by Luis G. Dato

How like Elysium were the prewar times,
When Freedom reigned and life seemed free from care,
Then was our Naga gay, with houses filled
Her nights turned day, her flowers suffused the air.

Where’er went, turn wheresoe’er our eyes
Were crooning swains and lovely girls in bloom,
What else on earth of glory? – came the Japs,
And Pleasure fled, the town became a tomb.

Then did our woes begin, the bane, the rue,
The hills we fled to, leaving Home behind,
There barely did we live unused to plow
Or hoe, the bitter bread to find.

The cool, blue hills, the brooks, the whispering sea,
Did shed somewhat a balm upon the heart,
And we were charmed to rest at even-tide
With songs of birds that eased while the smart.

But we had brethren of the sinister turn,
And evil heart betrayed us to our foes,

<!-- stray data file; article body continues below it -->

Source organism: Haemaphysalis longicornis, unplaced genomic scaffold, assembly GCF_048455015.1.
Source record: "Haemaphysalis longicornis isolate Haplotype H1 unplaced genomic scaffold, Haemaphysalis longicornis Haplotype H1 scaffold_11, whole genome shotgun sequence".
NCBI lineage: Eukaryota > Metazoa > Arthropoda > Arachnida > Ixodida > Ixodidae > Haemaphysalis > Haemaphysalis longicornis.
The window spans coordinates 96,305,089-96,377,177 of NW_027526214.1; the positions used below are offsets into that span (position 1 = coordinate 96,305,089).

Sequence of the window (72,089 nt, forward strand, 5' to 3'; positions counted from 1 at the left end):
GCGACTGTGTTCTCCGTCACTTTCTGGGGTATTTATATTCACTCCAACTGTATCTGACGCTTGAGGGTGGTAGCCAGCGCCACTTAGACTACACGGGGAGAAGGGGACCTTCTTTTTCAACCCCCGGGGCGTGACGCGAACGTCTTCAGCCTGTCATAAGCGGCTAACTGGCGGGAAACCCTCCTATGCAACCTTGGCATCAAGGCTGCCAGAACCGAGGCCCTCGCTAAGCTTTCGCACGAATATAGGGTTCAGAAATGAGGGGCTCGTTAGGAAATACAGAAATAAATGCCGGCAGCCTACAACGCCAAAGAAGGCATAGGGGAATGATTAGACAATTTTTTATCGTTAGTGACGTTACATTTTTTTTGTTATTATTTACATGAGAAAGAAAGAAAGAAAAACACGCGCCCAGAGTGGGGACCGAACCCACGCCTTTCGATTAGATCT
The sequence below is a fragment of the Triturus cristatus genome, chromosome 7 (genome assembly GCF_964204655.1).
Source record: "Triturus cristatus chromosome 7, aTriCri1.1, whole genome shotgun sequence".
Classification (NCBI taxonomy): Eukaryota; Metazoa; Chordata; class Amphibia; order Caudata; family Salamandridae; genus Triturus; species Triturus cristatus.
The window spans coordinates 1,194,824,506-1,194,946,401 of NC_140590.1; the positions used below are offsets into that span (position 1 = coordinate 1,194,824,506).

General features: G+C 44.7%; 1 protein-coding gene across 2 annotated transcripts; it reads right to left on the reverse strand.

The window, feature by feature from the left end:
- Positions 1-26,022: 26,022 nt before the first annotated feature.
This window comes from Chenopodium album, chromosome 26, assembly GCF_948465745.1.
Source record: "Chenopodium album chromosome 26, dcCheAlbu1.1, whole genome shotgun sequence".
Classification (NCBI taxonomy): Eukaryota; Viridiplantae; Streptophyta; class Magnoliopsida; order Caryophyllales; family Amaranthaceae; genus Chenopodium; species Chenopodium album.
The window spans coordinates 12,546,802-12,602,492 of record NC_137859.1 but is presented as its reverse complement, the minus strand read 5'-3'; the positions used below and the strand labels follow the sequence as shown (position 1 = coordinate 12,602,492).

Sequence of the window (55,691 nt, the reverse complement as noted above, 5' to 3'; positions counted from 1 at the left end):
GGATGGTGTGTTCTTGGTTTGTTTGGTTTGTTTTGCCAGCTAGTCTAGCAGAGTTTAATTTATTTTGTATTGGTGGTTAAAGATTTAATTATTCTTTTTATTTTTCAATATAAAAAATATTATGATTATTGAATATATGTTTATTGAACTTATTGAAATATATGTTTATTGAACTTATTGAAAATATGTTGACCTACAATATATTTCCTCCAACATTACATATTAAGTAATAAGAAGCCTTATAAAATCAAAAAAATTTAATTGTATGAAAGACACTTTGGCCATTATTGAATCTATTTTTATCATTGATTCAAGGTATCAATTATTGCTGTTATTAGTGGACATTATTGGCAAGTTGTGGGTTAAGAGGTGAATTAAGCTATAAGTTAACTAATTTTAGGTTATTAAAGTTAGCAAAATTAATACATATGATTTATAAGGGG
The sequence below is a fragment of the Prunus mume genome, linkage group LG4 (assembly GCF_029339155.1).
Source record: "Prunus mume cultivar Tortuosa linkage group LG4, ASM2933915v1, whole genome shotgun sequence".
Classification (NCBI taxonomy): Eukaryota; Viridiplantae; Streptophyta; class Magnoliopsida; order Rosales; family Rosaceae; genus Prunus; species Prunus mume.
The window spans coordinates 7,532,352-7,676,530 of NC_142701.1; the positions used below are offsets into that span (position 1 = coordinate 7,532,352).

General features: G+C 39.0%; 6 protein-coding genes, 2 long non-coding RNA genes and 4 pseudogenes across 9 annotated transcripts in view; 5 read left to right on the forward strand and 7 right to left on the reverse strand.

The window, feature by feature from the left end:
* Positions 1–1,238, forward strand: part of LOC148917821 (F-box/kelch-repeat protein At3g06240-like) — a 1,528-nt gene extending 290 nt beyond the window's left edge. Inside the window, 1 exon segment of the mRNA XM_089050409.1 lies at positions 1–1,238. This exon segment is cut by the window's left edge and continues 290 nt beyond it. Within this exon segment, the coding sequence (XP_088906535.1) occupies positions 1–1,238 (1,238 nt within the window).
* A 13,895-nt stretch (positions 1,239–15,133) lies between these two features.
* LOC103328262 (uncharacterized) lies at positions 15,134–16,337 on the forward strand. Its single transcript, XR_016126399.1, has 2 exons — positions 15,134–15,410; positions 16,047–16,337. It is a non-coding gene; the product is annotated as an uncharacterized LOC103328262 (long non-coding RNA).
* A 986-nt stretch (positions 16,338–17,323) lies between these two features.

And thus the innocent oft met their doom,
Bound like a beast, beheaded, hung who knows?

How many thus untimely end did meet,
God knows alone, who maimed, thrown to the flame,
‘Tis thus our friends we see no longer here,
Till now we know not what of them became.

Our homes by dint of countless sacrifice
Completed, with much toil and sweat of days,
We say one morning disappear in smoke,
Thus suffered we in other diverse ways.

Thanks to the soldier we the war resumed,
And rose in arms to fight from cave and hill,
And but for him, the lie-low, hit-and-run,
We would not now perhaps be living still.

The Malay blood is thus, our pence we prize
Beyond most else, our second Nature’s good,
But when injustice ruled, Nippon oppressed,
Volcanic turned the life-stream of our blood.

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